He was buried on July 8, 1971, at the age of 27—my age, though this has less effect on me than I would have imagined a few years ago. And now, on an overcast afternoon thirty years and two months later, I stand near Jim’s grave for about an hour. During this time, there are twenty-something English speaking hippies as well as Germans, Spanish, Poles and others of all ages. The numbers of people ebb and flow; I might be standing alone for a good ten minutes, then a crowd of twenty or so would assemble for a half hour.

There are many interesting graves at Père-Lachaise, works of art to rival museum set pieces. Chopin’s is quite beautiful—white, clean and pious. Others are creepy, thanks to their windowed doorways where the remains are entombed, and the doors are often open or the glass broken. Litter abounds, candy wrappers and beer cans, the modern consumer world marking its territory.

The peculiarities don’t end. One grave from thirteen years ago is about ten feet in length, designed as a floor, jet white, with steps leading up to several four-foot-tall pillars built in a faux-tumble. At the front, protruding horizontally from the pseudo-floor’s edge, is a copper sculpture of a young man looking like a Beethoven or Einstein with wild, wiry hair. The only words on the entire gravestone translate as, "He loved Stendahl, Pavarotti, Gamine and Pink Floyd, but he was 29 years old…" Then his name, Velario, and the year 1988. As I walk toward the exit, I see a guy walking up with a guitar in the general direction of Jim.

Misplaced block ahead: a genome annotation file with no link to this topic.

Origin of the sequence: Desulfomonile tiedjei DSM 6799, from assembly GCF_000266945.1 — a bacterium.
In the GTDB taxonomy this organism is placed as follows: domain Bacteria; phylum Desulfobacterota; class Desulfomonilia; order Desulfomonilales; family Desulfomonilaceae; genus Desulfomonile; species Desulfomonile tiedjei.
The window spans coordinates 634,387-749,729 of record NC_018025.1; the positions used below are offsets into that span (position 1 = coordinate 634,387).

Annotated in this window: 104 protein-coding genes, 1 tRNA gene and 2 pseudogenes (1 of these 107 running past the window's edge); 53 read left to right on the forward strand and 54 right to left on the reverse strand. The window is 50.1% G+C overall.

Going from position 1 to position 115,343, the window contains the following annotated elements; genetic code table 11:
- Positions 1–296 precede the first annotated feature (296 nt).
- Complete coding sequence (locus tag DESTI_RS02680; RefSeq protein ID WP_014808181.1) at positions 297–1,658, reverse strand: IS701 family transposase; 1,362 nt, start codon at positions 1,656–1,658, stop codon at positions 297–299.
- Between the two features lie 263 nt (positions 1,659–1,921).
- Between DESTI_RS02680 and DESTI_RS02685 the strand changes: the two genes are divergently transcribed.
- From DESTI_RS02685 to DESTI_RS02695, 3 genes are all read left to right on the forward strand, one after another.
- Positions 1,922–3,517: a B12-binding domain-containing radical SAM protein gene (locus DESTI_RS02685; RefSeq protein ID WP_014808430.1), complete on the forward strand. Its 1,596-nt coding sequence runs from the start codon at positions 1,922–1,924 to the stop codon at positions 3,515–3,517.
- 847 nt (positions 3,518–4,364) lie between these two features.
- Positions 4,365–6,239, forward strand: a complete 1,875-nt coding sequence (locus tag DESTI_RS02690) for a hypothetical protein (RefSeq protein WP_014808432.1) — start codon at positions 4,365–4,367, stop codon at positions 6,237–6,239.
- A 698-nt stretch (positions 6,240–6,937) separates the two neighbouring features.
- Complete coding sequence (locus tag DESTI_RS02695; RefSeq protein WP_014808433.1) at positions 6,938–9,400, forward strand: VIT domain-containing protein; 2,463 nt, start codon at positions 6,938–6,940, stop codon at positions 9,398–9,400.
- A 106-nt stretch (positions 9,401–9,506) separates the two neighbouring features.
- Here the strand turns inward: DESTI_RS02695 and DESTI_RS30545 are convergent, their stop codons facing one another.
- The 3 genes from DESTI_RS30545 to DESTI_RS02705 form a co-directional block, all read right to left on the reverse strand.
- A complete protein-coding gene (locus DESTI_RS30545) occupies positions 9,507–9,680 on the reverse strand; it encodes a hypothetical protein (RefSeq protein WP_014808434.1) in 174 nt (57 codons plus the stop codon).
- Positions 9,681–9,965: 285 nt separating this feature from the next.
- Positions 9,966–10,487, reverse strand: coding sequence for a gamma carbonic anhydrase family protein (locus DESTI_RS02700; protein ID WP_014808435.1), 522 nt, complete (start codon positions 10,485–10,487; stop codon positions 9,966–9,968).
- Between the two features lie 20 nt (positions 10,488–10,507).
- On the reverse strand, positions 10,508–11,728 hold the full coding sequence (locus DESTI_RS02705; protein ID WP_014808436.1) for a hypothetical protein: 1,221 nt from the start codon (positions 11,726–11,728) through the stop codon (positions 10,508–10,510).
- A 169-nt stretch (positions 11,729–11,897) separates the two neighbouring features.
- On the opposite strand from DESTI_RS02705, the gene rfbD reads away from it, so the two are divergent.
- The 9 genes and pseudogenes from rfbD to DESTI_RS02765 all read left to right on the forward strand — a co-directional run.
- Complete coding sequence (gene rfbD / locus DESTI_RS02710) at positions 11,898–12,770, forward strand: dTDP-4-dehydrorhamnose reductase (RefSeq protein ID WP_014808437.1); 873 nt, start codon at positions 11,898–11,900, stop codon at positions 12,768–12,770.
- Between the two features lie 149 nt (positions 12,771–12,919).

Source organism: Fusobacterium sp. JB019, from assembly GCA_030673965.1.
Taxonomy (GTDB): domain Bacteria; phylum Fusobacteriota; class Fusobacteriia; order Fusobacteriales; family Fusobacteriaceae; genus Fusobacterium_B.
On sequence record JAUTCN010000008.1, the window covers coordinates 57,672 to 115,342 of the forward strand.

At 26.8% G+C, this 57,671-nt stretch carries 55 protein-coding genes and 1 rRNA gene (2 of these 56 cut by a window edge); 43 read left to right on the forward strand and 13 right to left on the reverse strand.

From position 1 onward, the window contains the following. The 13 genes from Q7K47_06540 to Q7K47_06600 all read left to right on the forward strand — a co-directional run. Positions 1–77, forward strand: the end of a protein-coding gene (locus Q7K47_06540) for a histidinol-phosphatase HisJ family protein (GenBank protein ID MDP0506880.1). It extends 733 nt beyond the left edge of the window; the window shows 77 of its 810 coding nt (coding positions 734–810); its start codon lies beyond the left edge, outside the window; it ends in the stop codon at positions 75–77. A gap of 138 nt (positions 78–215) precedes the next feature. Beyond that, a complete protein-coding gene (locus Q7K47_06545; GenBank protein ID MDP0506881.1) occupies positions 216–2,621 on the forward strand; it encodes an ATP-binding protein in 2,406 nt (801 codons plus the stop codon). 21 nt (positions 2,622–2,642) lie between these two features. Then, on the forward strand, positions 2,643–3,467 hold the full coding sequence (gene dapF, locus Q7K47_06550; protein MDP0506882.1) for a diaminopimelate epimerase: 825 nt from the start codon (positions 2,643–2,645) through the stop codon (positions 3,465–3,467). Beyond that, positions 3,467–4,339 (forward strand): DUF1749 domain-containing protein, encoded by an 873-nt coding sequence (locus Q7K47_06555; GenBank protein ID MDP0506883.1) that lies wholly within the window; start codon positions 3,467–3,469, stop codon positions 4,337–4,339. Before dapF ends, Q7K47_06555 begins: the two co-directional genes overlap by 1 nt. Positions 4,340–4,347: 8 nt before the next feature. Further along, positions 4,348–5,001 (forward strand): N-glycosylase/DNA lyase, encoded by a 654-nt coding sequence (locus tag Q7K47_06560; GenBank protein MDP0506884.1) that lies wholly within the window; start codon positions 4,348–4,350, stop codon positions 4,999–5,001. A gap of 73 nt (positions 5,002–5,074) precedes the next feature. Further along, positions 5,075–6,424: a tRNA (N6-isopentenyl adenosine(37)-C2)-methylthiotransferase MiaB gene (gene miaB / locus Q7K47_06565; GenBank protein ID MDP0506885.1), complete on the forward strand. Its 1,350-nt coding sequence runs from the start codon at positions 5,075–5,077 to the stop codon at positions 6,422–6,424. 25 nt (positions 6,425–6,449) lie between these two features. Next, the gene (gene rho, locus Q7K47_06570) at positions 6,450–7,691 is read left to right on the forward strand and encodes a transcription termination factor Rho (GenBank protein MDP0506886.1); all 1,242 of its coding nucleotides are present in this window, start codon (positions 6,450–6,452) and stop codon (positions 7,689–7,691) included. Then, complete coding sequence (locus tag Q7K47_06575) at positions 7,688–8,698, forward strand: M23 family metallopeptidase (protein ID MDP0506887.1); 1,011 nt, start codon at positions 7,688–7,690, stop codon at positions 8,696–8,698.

There are conspiracy theorists who believe Jim’s remains were secretly brought back to the United States in recent years. And there is merit for this idea; the lease on the gravesite was for thirty years, which expired two months ago. Yet, apparently it is now an official French cultural landmark, and it seems there is little doubt that this would be the case. Despite the added security and the attendant headaches that come with such an attraction, it’s obvious that Père-Lachaise and Paris-at-large benefit from the resting-place of this celebrated American guest. Does it really matter if it hosts his bones or not? Grave or shrine, it is what it is.

The question that remains is why? What attracted, and still attracts, people to spend entire days here in a manner that is not common at other dead rock stars’ graves? Perhaps the answer is the same as why The Grateful Dead achieved a following that could have very well been for another band in its stead. A combination of time and place and a splash of the ineffable. Jim Morrison was more than a pop star. For many, he was a pop philosopher. Maybe a part of the draw is the stake of Americana in Paris, something about the binding of two cultures that seem very far from one another—and an American oasis of sorts, in this bizarre, international time warp of a cemetery. Our own player in a cultural all-star game.

Having so many people buried in one place, the famous, infamous and immortal next to others with local or simply lesser fame, is a strange thing. The variations on the graves, the haunting crypts from 1830 next to burials from earlier this year, it’s a lot to take in. Big or small, simple or ornate, the appearance and expense of one’s grave has always been an issue everywhere—the capitalist thorn in Death’s side.

Death, that great equalizer. Supposedly.